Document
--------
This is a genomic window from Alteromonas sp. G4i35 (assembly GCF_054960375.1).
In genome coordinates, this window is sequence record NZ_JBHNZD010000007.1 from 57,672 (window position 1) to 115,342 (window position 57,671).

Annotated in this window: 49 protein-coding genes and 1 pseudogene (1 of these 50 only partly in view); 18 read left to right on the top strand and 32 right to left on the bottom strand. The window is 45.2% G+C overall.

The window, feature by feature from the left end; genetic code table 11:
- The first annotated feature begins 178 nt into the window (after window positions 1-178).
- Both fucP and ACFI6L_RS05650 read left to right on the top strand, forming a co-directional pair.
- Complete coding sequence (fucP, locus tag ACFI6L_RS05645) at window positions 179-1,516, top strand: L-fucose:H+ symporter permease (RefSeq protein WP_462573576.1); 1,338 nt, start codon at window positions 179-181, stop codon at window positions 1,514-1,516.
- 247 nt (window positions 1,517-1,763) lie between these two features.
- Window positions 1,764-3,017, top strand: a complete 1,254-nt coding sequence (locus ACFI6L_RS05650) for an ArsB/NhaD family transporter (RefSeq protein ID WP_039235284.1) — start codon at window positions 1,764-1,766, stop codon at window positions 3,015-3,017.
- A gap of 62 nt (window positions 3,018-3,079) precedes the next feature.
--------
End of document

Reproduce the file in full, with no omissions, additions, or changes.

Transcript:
This is a genomic window from Alteromonas sp. G4i35 (assembly GCF_054960375.1).
In genome coordinates, this window is sequence record NZ_JBHNZD010000007.1 from 57,672 (window position 1) to 115,342 (window position 57,671).

Annotated in this window: 49 protein-coding genes and 1 pseudogene (1 of these 50 only partly in view); 18 read left to right on the top strand and 32 right to left on the bottom strand. The window is 45.2% G+C overall.

The window, feature by feature from the left end; genetic code table 11:
- The first annotated feature begins 178 nt into the window (after window positions 1-178).
- Both fucP and ACFI6L_RS05650 read left to right on the top strand, forming a co-directional pair.
- Complete coding sequence (fucP, locus tag ACFI6L_RS05645) at window positions 179-1,516, top strand: L-fucose:H+ symporter permease (RefSeq protein WP_462573576.1); 1,338 nt, start codon at window positions 179-181, stop codon at window positions 1,514-1,516.
- 247 nt (window positions 1,517-1,763) lie between these two features.
- Window positions 1,764-3,017, top strand: a complete 1,254-nt coding sequence (locus ACFI6L_RS05650) for an ArsB/NhaD family transporter (RefSeq protein ID WP_039235284.1) — start codon at window positions 1,764-1,766, stop codon at window positions 3,015-3,017.
- A gap of 62 nt (window positions 3,018-3,079) precedes the next feature.